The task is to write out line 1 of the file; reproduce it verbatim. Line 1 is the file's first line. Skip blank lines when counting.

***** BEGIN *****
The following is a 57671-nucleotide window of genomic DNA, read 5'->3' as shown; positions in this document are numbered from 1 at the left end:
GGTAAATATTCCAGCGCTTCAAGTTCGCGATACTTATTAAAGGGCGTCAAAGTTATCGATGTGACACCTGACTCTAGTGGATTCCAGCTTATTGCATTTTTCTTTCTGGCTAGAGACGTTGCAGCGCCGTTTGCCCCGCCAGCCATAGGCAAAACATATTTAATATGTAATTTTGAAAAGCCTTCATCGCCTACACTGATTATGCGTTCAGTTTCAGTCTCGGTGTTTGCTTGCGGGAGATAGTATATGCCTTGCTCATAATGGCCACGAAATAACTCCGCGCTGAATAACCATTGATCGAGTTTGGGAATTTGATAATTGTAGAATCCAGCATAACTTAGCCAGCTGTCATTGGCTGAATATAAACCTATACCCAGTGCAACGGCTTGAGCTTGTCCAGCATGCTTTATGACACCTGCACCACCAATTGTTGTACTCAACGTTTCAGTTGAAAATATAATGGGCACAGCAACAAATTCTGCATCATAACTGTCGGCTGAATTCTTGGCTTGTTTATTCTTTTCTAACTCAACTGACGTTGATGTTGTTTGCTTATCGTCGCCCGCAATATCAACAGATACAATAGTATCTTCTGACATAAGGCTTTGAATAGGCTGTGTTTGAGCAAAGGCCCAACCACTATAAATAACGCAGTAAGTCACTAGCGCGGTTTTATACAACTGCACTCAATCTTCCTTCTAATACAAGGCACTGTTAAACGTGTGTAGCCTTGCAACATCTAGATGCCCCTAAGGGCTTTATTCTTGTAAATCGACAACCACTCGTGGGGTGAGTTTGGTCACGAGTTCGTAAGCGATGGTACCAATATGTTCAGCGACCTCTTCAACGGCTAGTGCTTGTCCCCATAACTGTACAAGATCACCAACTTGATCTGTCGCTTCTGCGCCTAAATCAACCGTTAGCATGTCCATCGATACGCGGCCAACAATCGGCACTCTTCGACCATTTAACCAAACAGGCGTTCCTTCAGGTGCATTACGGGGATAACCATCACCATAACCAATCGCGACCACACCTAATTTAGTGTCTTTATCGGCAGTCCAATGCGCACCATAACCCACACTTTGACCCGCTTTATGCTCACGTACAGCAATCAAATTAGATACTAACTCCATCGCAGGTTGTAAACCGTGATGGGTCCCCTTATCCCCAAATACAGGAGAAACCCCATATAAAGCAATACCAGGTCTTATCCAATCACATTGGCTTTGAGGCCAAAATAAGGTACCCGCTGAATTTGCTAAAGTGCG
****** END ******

The following is a 57671-nucleotide window of genomic DNA, read 5'->3' as shown; positions in this document are numbered from 1 at the left end: